Finest Magic Cloth or a Naked Emperor? The SKQuest Data Set on Software Metrics for Improving Transparency and Quality
“You software guys are too much like the weavers in the story about the Emperor and his new clothes. When I go out to check on a software development the answers I get sound like, ‘We’re fantastically busy weaving this magic cloth. Just wait a while and it’ll look terrific.’ But there’s nothing I can see or touch, no numbers I can relate to, no way to pick up signals that things aren’t really all that great. And there are too many people I know who have come out at the end wearing a bunch of expensive rags or nothing at all”.
- The SKQuest data set that is provided as supplementary material to this paper,
- Key figures of the SKQuest data set (see Section 3.1),
- A demonstration of the data set by means of investigation using its data:
- If transparency is a problem in software projects,
- If there is a desire for more transparency,
- Whether metrics can improve transparency,
- How a metric tool fits into the existing tool landscape (Section 3.2).
- A discussion of the above findings and the SKQuest data set (see Section 4).
2. Materials and Methods
2.1. Survey Background
2.2. Original Goals of the Survey and the Four Primordial Questions
- Is transparency a problem in software projects?
- Is there a desire for more transparency in such projects?
- Can metrics contribute to improving the situation?
- How can AENEAS fit into the existing tool landscape?
2.3. Conduction of the Survey
2.4. Recruiting of Participants
- Personal contacts as participants,
- Personal contacts as multipliers that emailed to their contacts and posted messages on social media platforms,
- Presentations and presence at two European conferences, an industry workshop on software for space, and an ECSS standardization group meeting,
- Providing a web-based form so that participants could easily invite other participants (using a mailto link),
- Paid advertisements in search engines and social media networks.
2.5. The Survey Instrument
2.6. The Underlying Quality Model
2.7. Overview of the Software Metrics in SKQuest
2.8. Data Filtering, Permutation, Correcting, and Amending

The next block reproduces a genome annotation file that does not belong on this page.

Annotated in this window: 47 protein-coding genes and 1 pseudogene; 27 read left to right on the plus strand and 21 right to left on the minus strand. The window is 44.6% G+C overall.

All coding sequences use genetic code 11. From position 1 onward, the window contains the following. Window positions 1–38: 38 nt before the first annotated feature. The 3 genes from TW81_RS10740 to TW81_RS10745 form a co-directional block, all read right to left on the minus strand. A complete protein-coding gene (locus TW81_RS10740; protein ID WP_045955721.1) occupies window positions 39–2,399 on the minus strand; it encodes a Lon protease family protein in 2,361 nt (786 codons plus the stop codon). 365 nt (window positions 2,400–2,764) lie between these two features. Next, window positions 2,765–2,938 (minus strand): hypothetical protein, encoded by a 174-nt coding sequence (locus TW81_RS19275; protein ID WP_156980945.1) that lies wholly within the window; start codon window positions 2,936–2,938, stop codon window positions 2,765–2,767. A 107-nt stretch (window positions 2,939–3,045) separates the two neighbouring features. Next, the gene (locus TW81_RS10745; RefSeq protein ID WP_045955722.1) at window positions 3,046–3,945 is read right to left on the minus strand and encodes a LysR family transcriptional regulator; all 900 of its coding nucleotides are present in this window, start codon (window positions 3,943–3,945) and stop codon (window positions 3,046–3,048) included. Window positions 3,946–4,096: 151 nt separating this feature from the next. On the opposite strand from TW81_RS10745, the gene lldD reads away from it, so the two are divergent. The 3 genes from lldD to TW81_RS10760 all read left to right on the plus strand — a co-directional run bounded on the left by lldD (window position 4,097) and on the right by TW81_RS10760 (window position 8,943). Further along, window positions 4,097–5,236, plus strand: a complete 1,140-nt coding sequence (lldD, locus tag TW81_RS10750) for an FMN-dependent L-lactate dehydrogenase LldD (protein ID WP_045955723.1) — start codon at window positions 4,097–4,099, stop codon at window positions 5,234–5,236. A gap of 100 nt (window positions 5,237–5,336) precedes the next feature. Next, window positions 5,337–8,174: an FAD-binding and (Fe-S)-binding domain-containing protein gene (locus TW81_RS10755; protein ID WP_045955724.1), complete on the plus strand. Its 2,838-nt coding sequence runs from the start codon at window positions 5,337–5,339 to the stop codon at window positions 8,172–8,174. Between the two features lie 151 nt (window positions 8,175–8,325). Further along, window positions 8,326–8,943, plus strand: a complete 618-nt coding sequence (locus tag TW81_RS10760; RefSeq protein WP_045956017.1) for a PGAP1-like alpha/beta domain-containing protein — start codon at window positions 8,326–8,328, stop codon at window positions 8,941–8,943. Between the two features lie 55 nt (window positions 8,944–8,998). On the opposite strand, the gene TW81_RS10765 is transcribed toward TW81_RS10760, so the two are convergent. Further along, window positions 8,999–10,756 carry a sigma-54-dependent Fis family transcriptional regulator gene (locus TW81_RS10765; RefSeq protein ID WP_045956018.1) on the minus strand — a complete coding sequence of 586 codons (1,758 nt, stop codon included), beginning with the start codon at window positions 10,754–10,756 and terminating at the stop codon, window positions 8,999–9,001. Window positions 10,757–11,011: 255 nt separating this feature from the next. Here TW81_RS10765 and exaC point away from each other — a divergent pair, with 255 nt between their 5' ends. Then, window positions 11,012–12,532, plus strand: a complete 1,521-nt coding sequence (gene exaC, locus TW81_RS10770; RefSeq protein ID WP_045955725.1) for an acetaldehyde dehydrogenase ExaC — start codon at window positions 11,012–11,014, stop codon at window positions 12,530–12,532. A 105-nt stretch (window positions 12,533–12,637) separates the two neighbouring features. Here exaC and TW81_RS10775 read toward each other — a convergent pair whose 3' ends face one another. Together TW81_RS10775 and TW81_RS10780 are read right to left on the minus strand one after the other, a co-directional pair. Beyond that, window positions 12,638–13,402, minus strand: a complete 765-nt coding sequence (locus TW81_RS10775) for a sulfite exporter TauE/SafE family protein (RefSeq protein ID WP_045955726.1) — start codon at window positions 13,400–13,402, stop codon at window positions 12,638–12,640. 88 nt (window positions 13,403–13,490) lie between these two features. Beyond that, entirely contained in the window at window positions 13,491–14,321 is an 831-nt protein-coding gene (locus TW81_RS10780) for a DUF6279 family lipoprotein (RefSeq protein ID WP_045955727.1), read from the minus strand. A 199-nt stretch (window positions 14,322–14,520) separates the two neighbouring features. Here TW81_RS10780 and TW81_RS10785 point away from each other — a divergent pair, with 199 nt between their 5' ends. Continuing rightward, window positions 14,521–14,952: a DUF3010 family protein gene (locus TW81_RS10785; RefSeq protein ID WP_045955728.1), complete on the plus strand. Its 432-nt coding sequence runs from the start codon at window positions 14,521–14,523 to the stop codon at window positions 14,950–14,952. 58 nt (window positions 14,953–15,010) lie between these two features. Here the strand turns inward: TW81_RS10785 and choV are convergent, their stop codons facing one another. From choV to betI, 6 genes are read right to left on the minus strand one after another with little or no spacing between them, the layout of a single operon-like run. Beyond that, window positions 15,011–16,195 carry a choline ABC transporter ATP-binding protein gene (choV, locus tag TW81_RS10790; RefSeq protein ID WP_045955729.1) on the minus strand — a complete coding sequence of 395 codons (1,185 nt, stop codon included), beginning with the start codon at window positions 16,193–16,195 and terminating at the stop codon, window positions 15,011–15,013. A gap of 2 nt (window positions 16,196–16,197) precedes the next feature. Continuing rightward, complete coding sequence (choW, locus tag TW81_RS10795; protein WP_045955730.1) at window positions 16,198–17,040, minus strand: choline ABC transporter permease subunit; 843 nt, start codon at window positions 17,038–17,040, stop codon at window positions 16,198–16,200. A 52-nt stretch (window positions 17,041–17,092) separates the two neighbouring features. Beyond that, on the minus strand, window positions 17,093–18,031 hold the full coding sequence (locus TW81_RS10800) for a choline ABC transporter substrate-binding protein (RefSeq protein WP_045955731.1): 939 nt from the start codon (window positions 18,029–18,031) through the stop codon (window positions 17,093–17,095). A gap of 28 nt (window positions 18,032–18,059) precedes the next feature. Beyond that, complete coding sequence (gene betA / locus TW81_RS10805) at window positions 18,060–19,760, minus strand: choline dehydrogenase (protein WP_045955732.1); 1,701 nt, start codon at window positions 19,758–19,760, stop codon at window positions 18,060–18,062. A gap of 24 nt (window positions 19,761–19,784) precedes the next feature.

2.9. Related Work
3.1. Key Figures of the Data Set
3.2. Answering the Four Primordial Questions
3.2.1. Question 1: Is Transparency a Problem in Software Development Projects?
3.2.2. Question 2: Is There a Desire for More Transparency in Projects?
3.2.3. Question 3: Can Metrics Contribute to Improving the Situation?
3.2.4. Question 4: How Can AENEAS Fit into the Current Tool Landscape?
3.3. Replication of Earlier Results
- (Qi) Do you agree with the statement about software and the emperor’s new clothes?
- (Qii) Do you wish for more transparency in software development?
- (Qiii) Would regular delivery of ECSS metrics help you fulfill your role?
3.3.1. Mapping of the Attitude Variables
3.3.2. Mapping Demographic Variables and Replication of Statements
4.1. Potential Effects on Existing and Future Standards
4.2. Threats to Validity
- Transparency is a problem in software development projects, i.e., stakeholders—in particular, customers—miss transparency. Increased transparency leads to higher satisfaction with project execution, improves processes, and reduces the fear of overlooking project risks.
- Although respondents feel quite well informed and acknowledge certain risks from transparency itself, there is a desire for more transparency.
- Metrics are not the primary means of improving transparency in a software development project, but they can help.
- To improve the benefit of software metrics, they should be exchanged between supplier and customer. However, opinions regarding delivery frequency are polarized. Metrics for functionality, reliability, and maintainability are desired the most.
Data Availability Statement
Conflicts of Interest
- 5LI: 5-point Likert-scaled item. The range is usually from fully disagree (−2) over neutral (0) to fully agree (2).
- MLI: multiple 5-point Likert-scaled items.
- MC: multiple-choice questions, i.e., multiple-answer options can be selected. The responses are stored as multiple boolean yes/no values for the respective options.
- NT: number entered as text.
- SC: single choice question; only one answer option can be selected.
- YN: single choice question with only yes or no answers.
|Topic||QT||Question Item and Answer Options|
|Introduction||n/a||Background and organization of the survey (e.g., context, topic, duration, etc.), information regarding anonymity, and voluntariness of participation.|
|Metadata||n/a||$mDuration: Duration of the interview in seconds.|
$mComplete: True iff the interview was completed successfully.
$mCompleteness: Estimate how complete the response is, i.e., to how many logical blocks of questions there is an answer. Note that complete responses may have $mCompleteness < 1 since respondents might have skipped questions.
$mBogus: True iff a participant is suspected of not having answered seriously, as determined by manual analysis. We recommend filtering these out; however, since we may have misjudged, we leave the responses in the data set.
|Involved in |
|YN||$involvedInSw: Whether the participant is involved in at least one project that includes the development, procurement, contracting, or integration of software.|
|Domain||MC||Domains the participant works in. While this item provided over 20 answer options, the values are mapped to only two values for anonymization reasons: |
$domAerospace: Whether the participant is working on aerospace projects.
$domNonAero: Whether the participant is working on non-aerospace projects.
|Office location||Country where the participant’s office is located. Data is not included for anonymization reasons.|
|Company size||Size of the participant’s company/institution in five predefined size levels. Data is not included for anonymization reasons.|
|Experience||MC||Several multiple-choice questions regarding experience:|